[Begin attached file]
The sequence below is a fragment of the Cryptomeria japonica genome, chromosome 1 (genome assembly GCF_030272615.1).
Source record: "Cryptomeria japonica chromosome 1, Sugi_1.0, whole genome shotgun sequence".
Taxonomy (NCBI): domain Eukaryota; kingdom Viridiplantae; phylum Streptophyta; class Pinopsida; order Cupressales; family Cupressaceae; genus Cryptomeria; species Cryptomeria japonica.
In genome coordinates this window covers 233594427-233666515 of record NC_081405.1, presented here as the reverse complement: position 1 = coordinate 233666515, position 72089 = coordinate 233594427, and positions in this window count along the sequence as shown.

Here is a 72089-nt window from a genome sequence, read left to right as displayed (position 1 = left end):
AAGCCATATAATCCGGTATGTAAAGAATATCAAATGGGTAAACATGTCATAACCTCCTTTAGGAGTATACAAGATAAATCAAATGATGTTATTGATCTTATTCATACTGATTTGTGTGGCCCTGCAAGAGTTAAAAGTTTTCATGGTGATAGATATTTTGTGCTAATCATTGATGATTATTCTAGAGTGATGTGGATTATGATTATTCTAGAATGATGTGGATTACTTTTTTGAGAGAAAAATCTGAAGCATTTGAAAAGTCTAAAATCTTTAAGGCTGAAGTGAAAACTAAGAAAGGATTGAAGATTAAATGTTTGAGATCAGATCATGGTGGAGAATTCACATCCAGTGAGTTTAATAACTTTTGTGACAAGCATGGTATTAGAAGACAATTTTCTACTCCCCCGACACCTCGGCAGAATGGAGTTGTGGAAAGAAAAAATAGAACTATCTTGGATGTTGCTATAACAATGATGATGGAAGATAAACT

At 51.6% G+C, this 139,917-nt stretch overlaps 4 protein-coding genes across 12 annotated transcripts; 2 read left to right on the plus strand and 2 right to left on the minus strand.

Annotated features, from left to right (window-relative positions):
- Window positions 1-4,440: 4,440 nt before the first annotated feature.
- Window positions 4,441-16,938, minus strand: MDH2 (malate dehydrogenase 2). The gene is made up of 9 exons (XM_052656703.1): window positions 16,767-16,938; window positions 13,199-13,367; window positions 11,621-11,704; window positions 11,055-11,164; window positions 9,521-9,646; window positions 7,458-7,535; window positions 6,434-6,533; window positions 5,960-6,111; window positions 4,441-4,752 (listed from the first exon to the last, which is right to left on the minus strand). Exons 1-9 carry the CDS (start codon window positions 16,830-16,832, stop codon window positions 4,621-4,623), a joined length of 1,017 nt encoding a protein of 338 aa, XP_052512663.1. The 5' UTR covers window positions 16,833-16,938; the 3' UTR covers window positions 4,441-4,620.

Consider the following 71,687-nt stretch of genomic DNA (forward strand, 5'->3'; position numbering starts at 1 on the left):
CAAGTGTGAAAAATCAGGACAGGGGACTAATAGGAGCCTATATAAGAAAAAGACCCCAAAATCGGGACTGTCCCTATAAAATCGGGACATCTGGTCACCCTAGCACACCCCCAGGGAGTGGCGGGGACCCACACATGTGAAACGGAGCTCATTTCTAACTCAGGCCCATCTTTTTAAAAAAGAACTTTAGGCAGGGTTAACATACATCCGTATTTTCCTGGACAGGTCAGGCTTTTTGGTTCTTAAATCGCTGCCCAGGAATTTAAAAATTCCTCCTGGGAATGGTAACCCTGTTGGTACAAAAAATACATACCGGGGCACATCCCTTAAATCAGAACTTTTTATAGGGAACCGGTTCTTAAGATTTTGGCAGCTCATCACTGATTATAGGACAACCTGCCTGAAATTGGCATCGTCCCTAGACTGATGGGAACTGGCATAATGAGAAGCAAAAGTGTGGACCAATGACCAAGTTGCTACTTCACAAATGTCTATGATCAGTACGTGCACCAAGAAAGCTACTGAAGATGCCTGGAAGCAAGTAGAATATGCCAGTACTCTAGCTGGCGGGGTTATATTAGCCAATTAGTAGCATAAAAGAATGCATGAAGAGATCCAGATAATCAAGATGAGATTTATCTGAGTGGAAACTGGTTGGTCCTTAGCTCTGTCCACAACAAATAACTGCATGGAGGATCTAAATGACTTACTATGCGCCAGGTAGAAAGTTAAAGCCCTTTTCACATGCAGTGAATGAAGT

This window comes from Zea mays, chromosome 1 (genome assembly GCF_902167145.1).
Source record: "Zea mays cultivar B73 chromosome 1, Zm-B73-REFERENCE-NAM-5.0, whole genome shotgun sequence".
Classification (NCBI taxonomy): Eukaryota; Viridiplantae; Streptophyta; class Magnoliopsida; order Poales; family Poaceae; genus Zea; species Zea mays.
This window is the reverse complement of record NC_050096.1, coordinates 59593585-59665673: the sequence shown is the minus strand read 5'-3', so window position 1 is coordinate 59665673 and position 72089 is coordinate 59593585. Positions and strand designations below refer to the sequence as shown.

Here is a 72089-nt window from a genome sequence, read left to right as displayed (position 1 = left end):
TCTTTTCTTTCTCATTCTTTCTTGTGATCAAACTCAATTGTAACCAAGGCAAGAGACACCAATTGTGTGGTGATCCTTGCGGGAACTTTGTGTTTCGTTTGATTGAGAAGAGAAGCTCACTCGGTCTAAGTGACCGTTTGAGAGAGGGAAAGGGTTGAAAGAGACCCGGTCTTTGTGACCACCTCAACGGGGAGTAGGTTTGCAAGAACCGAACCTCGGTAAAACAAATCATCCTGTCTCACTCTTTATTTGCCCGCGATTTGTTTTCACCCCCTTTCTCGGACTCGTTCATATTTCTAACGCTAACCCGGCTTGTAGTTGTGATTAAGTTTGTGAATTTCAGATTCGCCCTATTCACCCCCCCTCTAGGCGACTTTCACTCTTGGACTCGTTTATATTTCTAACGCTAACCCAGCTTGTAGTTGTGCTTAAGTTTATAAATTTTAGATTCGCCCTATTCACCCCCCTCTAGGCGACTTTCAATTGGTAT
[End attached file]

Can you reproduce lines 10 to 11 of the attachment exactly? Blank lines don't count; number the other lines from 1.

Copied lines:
- Window positions 4,441-16,938, minus strand: MDH2 (malate dehydrogenase 2). The gene is made up of 9 exons (XM_052656703.1): window positions 16,767-16,938; window positions 13,199-13,367; window positions 11,621-11,704; window positions 11,055-11,164; window positions 9,521-9,646; window positions 7,458-7,535; window positions 6,434-6,533; window positions 5,960-6,111; window positions 4,441-4,752 (listed from the first exon to the last, which is right to left on the minus strand). Exons 1-9 carry the CDS (start codon window positions 16,830-16,832, stop codon window positions 4,621-4,623), a joined length of 1,017 nt encoding a protein of 338 aa, XP_052512663.1. The 5' UTR covers window positions 16,833-16,938; the 3' UTR covers window positions 4,441-4,620.

Consider the following 71,687-nt stretch of genomic DNA (forward strand, 5'->3'; position numbering starts at 1 on the left):